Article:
July 4, 2014

WHEN THE FACTS DISPROVE YOIUR THESIS, REJECT THE FACTS:

How inflation nonsense took over finance : Introducing the Finance Macro Canon (Noah Smith, 7/03/14, The Week)

Stop me if you've heard this one before:

1. Inflation is caused by increases in the money supply. If the Fed expands the monetary base ("prints money"), the new money may sit for a while in the bank, but will eventually make its way into the broader economy, at which point it will cause inflation. [...]

3. Alternatively, money-printing might itself be defined as inflation. [...]

6. Government borrowing requires the Fed to buy bonds to hold down interest rates and keep the government from defaulting; this will cause/is causing/is defined as inflation. [...]

I have heard this basic story from many employees in the financial industry. I have heard it from a large number of finance writers, including some people I like and respect (but also including some who are shameless hucksters). I have heard it from undergrads at Stony Brook and Michigan. I see it on Twitter and on the blogs and on TV, and I hear it in Wall Street bars. I call it the Finance Macro Canon -- the basic framework through which a big chunk of Wall Street sees the macroeconomy.

What I think about each of these belief items is not important (Just for the record, I think #4, 5, 6, and 7 very well might be true, #3 is goofy, #2 is utterly wrong, and #1 is one of the biggest mysteries of macroeconomics). The really interesting question is why the finance industry has become such a hive mind with regards to this worldview.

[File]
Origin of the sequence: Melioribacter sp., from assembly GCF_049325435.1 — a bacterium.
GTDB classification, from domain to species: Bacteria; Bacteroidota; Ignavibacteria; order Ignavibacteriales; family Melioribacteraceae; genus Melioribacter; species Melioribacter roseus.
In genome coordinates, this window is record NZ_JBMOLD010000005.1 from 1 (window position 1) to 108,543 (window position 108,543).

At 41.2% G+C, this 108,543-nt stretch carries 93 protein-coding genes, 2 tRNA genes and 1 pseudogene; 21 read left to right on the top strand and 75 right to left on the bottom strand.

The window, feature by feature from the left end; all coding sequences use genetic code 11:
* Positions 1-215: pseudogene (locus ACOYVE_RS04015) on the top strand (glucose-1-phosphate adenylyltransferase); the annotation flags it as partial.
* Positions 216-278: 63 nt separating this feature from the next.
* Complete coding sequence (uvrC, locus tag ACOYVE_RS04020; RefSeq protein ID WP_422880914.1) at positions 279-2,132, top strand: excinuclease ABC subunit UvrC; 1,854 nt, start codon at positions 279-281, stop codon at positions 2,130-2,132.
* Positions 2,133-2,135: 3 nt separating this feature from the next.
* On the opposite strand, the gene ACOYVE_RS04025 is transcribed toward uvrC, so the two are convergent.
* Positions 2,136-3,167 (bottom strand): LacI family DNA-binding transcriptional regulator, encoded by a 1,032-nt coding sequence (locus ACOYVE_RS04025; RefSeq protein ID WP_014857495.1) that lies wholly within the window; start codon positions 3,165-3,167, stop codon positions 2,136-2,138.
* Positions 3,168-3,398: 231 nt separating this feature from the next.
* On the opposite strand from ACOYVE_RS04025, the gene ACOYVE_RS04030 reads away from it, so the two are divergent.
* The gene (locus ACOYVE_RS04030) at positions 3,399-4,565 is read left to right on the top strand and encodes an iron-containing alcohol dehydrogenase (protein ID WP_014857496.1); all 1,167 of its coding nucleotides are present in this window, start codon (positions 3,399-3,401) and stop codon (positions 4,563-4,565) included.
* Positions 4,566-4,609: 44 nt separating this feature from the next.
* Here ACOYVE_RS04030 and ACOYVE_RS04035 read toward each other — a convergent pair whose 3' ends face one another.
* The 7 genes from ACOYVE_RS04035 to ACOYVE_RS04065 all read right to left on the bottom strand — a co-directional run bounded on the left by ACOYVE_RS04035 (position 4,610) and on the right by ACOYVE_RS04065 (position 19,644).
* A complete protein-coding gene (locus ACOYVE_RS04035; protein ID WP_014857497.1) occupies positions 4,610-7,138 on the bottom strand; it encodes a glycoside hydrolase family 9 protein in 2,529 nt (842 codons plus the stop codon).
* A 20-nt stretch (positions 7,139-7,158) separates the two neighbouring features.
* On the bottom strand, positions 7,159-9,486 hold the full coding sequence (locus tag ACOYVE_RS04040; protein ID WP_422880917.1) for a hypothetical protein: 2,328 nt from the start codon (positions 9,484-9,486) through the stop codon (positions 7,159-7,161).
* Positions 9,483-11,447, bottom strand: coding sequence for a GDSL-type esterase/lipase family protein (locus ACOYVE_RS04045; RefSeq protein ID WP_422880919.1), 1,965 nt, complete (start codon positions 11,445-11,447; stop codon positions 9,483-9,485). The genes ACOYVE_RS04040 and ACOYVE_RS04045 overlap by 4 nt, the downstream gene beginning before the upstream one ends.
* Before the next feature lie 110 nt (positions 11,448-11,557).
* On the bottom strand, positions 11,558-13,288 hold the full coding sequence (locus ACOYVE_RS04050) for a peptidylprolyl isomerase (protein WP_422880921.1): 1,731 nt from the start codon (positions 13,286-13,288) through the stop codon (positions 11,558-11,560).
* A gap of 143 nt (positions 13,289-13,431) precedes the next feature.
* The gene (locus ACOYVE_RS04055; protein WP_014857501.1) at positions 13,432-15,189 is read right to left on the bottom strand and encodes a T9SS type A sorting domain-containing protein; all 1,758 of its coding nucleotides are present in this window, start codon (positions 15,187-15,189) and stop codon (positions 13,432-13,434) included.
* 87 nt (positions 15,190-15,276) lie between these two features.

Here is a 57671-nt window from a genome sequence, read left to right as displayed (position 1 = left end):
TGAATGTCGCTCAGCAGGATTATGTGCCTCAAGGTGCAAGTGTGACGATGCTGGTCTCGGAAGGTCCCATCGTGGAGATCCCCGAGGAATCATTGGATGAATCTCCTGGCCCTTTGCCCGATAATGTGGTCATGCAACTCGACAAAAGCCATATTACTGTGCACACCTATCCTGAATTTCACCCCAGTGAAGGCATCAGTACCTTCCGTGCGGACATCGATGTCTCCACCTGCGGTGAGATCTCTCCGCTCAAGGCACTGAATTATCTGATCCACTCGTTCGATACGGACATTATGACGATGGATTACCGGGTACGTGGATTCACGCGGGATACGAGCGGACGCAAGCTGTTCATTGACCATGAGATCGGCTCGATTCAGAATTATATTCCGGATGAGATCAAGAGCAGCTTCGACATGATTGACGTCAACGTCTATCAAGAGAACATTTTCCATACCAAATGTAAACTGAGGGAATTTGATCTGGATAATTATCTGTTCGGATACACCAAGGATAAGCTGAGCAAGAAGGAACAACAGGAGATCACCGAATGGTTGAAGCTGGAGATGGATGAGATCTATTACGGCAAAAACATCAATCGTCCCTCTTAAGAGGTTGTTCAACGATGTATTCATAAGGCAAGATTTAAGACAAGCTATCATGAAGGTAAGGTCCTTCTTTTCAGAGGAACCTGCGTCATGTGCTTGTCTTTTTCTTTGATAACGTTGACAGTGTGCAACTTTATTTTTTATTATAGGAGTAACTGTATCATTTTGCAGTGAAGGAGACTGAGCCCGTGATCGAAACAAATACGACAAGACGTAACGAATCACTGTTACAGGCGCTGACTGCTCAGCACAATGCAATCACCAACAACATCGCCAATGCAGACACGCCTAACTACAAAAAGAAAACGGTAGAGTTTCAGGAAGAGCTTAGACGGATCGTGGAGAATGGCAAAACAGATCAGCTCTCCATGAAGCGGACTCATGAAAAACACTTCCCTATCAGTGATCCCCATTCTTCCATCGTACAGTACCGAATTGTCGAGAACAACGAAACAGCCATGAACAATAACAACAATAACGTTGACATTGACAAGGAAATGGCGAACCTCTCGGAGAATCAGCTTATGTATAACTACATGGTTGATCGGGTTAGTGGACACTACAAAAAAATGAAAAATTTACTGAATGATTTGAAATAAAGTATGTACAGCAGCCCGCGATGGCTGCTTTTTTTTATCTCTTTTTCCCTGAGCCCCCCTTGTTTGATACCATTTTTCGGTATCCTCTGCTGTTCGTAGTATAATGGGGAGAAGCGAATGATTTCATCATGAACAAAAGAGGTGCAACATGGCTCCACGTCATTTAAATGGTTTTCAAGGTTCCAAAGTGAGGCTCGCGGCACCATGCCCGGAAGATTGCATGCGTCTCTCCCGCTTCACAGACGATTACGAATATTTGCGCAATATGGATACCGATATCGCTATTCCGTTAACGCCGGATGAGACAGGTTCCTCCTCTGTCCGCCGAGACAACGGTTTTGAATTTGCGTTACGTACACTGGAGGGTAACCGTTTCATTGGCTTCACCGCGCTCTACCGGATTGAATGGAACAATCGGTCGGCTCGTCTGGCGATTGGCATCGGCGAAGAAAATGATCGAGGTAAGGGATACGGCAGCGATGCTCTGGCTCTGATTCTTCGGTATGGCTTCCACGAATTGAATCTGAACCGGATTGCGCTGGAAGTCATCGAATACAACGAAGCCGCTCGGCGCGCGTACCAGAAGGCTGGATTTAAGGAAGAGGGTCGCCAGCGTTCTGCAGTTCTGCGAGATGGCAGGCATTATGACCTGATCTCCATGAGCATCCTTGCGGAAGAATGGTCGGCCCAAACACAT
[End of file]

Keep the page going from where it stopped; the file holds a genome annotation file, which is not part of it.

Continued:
First of all, part of this canon defies the data -- Japan's eternal zero interest rate policy didn't end deflation, nor did a dramatic expansion of its monetary base in the 2000s. And America's "money-printing" and ZIRP haven't done much to budge inflation. Second of all, the canon goes against the bets of the finance industry itself -- inflation expectations, as measured by TIPS breakevens, are around 2 percent, even in the long term.

This, I think, is why the Shadowstats BS -- or its cousin, the "have you seen the price of a gallon of milk lately" BS -- is so crucial to the Finance Macro Canon (FMC). Humans have cognitive dissonance -- it's difficult for us to take actions that don't jive with our beliefs. So subscribers to the FMC have to tell themselves that CPI isn't actually real inflation -- that's the only way to reconcile their bet on low CPI with their belief in the theory that QE and ZIRP cause inflation. 

Whatever may have been the case in other historical situations, it has been the case since Margaret Thatcher, Paul Volcker and Ronald Reagan combined to break the inflation of the 70s and to destroy the trade labor movement that inflation is exclusively a functio of wage inflation, which has been quiescent for over 30 years and is oonly going to be driven down by the ongoing trends in trade, immigration and technology.





Posted by at July 4, 2014 8:02 AM
  
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